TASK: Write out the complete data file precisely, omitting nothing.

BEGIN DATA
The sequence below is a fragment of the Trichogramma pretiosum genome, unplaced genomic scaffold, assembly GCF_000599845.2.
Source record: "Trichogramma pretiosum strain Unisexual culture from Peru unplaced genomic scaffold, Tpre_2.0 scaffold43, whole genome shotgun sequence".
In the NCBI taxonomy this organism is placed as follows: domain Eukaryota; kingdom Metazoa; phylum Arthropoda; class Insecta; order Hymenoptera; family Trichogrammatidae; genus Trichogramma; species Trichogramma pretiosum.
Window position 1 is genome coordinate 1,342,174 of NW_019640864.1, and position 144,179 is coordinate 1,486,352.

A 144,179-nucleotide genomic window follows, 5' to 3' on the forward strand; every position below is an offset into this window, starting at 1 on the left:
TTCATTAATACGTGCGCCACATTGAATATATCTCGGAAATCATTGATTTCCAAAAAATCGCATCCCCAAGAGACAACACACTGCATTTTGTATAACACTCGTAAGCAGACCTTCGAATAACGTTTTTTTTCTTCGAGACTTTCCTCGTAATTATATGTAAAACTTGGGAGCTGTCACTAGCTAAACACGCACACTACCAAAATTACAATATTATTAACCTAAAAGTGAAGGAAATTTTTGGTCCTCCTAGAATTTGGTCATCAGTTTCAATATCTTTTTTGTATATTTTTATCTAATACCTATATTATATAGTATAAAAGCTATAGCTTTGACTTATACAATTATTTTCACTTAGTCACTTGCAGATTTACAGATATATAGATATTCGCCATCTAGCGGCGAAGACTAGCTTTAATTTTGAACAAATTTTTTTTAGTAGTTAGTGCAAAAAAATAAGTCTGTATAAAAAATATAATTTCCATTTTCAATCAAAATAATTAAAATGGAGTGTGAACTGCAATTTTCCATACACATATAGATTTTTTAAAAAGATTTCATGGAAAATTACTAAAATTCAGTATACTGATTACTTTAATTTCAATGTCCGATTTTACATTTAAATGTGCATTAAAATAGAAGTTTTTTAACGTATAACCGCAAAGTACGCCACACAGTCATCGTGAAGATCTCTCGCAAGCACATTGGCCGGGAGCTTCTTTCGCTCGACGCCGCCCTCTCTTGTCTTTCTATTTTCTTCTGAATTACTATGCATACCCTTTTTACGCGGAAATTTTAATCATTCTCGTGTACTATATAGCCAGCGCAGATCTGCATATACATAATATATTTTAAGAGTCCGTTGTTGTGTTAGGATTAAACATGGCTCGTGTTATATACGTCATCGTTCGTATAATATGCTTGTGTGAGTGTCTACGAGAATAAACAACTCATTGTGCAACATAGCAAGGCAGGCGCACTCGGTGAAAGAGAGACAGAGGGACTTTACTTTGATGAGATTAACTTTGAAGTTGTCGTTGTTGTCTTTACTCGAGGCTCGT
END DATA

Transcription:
The sequence below is a fragment of the Trichogramma pretiosum genome, unplaced genomic scaffold, assembly GCF_000599845.2.
Source record: "Trichogramma pretiosum strain Unisexual culture from Peru unplaced genomic scaffold, Tpre_2.0 scaffold43, whole genome shotgun sequence".
In the NCBI taxonomy this organism is placed as follows: domain Eukaryota; kingdom Metazoa; phylum Arthropoda; class Insecta; order Hymenoptera; family Trichogrammatidae; genus Trichogramma; species Trichogramma pretiosum.
Window position 1 is genome coordinate 1,342,174 of NW_019640864.1, and position 144,179 is coordinate 1,486,352.

A 144,179-nucleotide genomic window follows, 5' to 3' on the forward strand; every position below is an offset into this window, starting at 1 on the left:
TTCATTAATACGTGCGCCACATTGAATATATCTCGGAAATCATTGATTTCCAAAAAATCGCATCCCCAAGAGACAACACACTGCATTTTGTATAACACTCGTAAGCAGACCTTCGAATAACGTTTTTTTTCTTCGAGACTTTCCTCGTAATTATATGTAAAACTTGGGAGCTGTCACTAGCTAAACACGCACACTACCAAAATTACAATATTATTAACCTAAAAGTGAAGGAAATTTTTGGTCCTCCTAGAATTTGGTCATCAGTTTCAATATCTTTTTTGTATATTTTTATCTAATACCTATATTATATAGTATAAAAGCTATAGCTTTGACTTATACAATTATTTTCACTTAGTCACTTGCAGATTTACAGATATATAGATATTCGCCATCTAGCGGCGAAGACTAGCTTTAATTTTGAACAAATTTTTTTTAGTAGTTAGTGCAAAAAAATAAGTCTGTATAAAAAATATAATTTCCATTTTCAATCAAAATAATTAAAATGGAGTGTGAACTGCAATTTTCCATACACATATAGATTTTTTAAAAAGATTTCATGGAAAATTACTAAAATTCAGTATACTGATTACTTTAATTTCAATGTCCGATTTTACATTTAAATGTGCATTAAAATAGAAGTTTTTTAACGTATAACCGCAAAGTACGCCACACAGTCATCGTGAAGATCTCTCGCAAGCACATTGGCCGGGAGCTTCTTTCGCTCGACGCCGCCCTCTCTTGTCTTTCTATTTTCTTCTGAATTACTATGCATACCCTTTTTACGCGGAAATTTTAATCATTCTCGTGTACTATATAGCCAGCGCAGATCTGCATATACATAATATATTTTAAGAGTCCGTTGTTGTGTTAGGATTAAACATGGCTCGTGTTATATACGTCATCGTTCGTATAATATGCTTGTGTGAGTGTCTACGAGAATAAACAACTCATTGTGCAACATAGCAAGGCAGGCGCACTCGGTGAAAGAGAGACAGAGGGACTTTACTTTGATGAGATTAACTTTGAAGTTGTCGTTGTTGTCTTTACTCGAGGCTCGT